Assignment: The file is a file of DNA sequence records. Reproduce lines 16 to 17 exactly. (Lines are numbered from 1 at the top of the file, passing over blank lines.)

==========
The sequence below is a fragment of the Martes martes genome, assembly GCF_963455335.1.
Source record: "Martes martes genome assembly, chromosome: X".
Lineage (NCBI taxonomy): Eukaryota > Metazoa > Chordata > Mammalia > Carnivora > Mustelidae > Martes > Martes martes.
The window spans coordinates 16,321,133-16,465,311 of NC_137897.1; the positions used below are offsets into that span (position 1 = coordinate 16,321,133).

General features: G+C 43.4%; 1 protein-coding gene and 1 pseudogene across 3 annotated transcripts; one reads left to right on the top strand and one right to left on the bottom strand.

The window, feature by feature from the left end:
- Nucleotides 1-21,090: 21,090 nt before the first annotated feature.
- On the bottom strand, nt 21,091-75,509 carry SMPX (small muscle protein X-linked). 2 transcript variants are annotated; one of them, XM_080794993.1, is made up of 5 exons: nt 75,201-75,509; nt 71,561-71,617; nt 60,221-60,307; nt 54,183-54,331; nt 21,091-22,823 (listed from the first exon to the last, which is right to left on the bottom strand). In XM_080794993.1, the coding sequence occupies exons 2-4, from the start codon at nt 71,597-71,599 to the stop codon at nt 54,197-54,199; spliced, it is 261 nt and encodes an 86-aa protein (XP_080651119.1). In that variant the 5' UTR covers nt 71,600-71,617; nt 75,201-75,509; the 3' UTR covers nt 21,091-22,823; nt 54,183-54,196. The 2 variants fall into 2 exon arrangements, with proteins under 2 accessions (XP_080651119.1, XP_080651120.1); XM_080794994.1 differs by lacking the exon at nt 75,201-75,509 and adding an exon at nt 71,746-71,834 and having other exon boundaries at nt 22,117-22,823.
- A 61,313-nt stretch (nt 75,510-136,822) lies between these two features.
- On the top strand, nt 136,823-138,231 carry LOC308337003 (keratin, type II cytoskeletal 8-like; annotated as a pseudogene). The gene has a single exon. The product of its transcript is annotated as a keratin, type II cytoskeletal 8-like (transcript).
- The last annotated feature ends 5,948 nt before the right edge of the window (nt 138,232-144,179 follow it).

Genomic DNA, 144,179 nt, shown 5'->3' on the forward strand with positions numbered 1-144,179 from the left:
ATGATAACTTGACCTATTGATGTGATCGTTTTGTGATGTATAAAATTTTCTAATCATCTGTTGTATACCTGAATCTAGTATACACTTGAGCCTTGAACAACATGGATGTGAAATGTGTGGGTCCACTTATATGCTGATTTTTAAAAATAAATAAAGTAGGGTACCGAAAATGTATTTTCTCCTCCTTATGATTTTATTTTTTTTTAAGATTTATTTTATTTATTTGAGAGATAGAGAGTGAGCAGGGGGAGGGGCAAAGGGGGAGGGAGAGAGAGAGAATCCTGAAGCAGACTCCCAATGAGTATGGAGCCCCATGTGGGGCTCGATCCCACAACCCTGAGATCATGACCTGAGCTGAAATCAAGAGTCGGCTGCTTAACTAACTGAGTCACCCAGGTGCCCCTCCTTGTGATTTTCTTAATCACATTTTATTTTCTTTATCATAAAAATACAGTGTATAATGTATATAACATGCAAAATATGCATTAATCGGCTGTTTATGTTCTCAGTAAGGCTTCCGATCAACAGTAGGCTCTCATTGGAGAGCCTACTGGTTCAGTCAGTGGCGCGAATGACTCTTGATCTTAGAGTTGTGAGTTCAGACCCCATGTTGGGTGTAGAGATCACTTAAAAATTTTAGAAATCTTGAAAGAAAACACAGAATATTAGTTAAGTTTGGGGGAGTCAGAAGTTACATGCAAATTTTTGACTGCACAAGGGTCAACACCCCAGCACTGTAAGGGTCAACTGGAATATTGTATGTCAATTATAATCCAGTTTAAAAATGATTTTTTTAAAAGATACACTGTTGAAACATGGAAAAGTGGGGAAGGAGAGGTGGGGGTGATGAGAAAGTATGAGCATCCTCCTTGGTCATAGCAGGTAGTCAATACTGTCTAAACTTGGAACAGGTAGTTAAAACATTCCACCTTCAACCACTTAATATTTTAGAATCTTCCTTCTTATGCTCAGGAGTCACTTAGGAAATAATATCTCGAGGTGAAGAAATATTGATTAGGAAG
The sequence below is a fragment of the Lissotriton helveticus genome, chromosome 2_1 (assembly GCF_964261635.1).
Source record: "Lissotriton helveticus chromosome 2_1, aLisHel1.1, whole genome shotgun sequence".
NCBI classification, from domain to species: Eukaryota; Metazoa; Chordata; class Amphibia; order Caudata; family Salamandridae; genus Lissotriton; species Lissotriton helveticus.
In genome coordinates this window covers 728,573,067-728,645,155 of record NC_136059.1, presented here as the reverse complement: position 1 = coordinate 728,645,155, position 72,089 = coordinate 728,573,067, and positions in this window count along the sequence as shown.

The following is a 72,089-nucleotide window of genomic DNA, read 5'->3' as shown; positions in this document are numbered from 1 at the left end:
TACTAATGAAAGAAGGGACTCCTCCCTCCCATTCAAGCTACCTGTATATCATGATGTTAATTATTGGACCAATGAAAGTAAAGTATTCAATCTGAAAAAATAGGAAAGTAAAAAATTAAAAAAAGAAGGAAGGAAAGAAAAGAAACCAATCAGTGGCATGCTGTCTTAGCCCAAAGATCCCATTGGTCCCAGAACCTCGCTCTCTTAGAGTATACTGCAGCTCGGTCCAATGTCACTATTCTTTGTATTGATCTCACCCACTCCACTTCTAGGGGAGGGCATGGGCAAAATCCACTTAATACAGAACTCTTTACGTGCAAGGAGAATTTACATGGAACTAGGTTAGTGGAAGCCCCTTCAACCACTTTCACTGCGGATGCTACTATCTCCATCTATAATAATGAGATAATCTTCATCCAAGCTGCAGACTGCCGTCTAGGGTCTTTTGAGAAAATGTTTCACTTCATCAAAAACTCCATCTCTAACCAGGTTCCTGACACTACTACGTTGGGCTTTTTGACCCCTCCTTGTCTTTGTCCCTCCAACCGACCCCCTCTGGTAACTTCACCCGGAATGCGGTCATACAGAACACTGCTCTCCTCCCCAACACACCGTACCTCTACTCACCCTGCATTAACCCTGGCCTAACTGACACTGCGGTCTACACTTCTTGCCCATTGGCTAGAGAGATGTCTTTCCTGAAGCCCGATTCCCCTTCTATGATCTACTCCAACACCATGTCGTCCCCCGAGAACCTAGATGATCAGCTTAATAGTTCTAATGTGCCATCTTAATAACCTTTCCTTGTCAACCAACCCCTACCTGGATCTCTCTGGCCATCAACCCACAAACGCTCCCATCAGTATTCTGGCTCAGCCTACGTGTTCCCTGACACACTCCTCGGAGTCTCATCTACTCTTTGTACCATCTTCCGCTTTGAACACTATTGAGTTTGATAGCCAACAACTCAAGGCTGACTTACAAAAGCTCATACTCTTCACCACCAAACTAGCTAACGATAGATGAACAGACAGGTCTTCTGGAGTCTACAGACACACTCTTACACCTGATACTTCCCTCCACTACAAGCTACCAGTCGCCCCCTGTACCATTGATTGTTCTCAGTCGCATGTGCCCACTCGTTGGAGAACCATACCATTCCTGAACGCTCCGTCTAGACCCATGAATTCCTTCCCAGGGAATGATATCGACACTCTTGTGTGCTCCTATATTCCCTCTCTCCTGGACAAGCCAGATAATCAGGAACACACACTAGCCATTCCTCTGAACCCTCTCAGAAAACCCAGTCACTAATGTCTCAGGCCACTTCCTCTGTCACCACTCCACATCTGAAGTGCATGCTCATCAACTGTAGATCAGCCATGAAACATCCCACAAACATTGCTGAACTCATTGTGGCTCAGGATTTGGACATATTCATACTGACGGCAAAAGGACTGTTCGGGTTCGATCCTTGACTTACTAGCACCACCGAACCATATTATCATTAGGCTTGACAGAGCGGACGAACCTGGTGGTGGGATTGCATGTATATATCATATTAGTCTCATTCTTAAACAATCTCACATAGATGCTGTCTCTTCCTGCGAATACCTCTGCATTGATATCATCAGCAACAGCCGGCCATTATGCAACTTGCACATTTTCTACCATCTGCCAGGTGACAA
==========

NCBI classification, from domain to species: Eukaryota; Metazoa; Chordata; class Amphibia; order Caudata; family Salamandridae; genus Lissotriton; species Lissotriton helveticus.
In genome coordinates this window covers 728,573,067-728,645,155 of record NC_136059.1, presented here as the reverse complement: position 1 = coordinate 728,645,155, position 72,089 = coordinate 728,573,067, and positions in this window count along the sequence as shown.